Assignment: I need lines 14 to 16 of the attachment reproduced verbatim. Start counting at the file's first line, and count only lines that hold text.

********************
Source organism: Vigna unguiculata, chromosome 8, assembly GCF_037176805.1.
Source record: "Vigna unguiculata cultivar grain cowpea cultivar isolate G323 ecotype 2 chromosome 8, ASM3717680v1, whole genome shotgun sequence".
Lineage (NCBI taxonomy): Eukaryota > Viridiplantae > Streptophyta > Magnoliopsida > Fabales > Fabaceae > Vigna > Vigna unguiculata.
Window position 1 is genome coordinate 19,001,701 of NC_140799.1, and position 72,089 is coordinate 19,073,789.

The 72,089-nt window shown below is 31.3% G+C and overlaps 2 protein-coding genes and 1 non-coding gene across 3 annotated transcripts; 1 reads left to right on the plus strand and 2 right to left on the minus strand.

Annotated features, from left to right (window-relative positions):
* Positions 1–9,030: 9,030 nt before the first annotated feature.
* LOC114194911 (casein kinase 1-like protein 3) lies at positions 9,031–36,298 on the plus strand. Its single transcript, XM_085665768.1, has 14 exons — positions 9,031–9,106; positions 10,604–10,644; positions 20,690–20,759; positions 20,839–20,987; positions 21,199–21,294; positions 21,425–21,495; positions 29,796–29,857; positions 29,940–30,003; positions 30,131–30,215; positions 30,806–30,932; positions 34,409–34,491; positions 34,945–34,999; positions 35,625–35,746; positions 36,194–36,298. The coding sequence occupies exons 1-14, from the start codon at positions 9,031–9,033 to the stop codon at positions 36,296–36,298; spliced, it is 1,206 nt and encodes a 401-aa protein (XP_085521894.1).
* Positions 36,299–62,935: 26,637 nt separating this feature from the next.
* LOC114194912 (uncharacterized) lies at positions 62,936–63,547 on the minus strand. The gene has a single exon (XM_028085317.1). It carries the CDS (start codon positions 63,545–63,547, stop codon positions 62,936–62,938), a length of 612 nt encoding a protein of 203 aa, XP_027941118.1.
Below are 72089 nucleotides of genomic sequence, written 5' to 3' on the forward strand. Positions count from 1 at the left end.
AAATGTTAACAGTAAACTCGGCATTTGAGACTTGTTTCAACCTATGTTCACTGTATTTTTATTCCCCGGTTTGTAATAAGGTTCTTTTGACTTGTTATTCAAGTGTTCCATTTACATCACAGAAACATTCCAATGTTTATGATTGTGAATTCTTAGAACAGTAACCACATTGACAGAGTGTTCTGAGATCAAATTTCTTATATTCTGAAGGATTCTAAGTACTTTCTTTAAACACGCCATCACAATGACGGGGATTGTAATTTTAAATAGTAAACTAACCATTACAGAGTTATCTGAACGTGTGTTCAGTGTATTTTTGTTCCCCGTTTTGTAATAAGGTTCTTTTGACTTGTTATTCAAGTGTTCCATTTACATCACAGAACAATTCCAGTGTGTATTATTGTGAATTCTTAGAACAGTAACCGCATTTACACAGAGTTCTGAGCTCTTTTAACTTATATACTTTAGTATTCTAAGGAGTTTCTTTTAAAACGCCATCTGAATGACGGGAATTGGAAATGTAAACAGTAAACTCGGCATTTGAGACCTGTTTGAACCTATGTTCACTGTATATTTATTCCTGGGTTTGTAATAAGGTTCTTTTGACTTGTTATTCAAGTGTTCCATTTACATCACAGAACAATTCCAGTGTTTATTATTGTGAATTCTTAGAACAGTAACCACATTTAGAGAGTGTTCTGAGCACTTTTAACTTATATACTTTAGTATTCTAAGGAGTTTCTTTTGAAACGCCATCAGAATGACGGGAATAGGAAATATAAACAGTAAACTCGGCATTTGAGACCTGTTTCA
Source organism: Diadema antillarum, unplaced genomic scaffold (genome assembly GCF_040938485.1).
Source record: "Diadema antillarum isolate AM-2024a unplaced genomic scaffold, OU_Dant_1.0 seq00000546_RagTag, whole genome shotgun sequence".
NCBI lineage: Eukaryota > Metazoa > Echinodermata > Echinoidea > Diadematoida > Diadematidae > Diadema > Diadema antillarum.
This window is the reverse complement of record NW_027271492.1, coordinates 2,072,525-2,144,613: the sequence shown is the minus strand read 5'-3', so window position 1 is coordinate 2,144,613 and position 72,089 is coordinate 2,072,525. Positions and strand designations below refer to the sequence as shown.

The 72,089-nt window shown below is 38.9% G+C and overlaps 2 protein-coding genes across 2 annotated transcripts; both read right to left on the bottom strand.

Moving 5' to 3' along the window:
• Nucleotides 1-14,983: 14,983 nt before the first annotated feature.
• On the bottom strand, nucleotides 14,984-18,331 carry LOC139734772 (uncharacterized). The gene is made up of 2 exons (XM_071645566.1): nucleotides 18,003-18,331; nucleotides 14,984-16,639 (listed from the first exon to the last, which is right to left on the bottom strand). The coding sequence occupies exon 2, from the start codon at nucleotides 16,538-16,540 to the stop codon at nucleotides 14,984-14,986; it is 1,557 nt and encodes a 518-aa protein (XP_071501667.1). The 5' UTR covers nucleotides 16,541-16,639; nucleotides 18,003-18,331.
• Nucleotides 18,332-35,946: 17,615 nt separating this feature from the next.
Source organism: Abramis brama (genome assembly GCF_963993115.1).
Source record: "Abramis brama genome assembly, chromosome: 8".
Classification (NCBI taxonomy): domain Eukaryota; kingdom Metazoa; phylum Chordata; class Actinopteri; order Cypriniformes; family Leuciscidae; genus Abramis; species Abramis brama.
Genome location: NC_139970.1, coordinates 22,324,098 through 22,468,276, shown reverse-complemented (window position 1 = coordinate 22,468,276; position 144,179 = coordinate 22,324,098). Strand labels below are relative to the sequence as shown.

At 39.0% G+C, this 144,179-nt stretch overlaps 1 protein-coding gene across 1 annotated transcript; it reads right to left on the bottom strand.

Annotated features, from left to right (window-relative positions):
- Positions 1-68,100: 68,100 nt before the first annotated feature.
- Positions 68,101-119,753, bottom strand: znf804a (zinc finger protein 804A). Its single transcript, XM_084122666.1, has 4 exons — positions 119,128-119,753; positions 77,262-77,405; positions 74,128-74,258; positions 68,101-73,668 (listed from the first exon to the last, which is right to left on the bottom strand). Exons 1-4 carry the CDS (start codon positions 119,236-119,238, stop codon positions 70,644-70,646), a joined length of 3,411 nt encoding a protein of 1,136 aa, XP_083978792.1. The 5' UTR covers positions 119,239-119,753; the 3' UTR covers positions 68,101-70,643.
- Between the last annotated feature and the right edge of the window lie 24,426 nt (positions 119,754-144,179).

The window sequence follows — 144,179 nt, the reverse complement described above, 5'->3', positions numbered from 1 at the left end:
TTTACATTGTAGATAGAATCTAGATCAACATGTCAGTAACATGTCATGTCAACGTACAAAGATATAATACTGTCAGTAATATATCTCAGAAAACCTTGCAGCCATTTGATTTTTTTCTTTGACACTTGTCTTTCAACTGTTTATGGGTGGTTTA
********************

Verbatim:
Source record: "Diadema antillarum isolate AM-2024a unplaced genomic scaffold, OU_Dant_1.0 seq00000546_RagTag, whole genome shotgun sequence".
NCBI lineage: Eukaryota > Metazoa > Echinodermata > Echinoidea > Diadematoida > Diadematidae > Diadema > Diadema antillarum.
This window is the reverse complement of record NW_027271492.1, coordinates 2,072,525-2,144,613: the sequence shown is the minus strand read 5'-3', so window position 1 is coordinate 2,144,613 and position 72,089 is coordinate 2,072,525. Positions and strand designations below refer to the sequence as shown.